• In line with this paragraph, the representatives of non-governmental organizations in consultative status with ECOSOC are invited to register to participate in the special session by Wednesday, 5 May 2021, until 5:00 p.m. Proceedings of the special session will be webcast and all ECOSOC accredited NGOs will be provided by DESA with the link to the UN Web TV, where the proceedings of the special session can be virtually followed live. Additional information related to the special session can also be accessed in advance through the website of the Office of the President of the General Assembly (https://www.un.org/pga/75/special-session-against-corruption/) which will be regularly updated.
  • Additionally, as per paragraph 2 (c) of resolution 74/276,  plenary meetings of the special session shall include “statements by […] and, time permitting, a limited number of representatives from relevant organizations attending the special session, in line with subparagraphs (d) and (e) below, selected by the President of the General Assembly, in consultation with Member States, with due regard for geographical balance and gender equity…”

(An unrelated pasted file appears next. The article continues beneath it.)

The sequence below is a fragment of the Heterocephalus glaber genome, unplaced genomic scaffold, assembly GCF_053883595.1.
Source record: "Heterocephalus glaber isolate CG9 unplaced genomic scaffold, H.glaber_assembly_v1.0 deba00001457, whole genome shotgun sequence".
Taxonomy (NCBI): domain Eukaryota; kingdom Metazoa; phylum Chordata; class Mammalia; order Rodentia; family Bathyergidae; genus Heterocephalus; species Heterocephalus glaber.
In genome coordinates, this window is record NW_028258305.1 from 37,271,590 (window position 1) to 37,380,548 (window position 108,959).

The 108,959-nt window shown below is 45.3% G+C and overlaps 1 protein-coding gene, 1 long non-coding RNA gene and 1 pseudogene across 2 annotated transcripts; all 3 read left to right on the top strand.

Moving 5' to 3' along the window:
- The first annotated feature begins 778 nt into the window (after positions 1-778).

• Should your organization also wish to be considered for making a statement at the plenary meeting, time permitting and if selected in accordance with the General Assembly resolution 74/276, please indicate your interest to DESA by no later than 5 p.m. on Wednesday, 5 May 2021

*Please note that this indication does not guarantee a speaking opportunity. Only a limited number of representatives from relevant organizations, selected by the President of the General Assembly in accordance with resolution 74/276 will be contacted in due course.

  • As per subparagraph (a) of General Assembly decision 75/562,  those who are invited to participate in line with paragraphs 2 (d) and (e) of its resolution 74/276, may submit a pre-recorded statement, which would be played in the General Assembly Hall after introduction by the President of the General Assembly at the special session.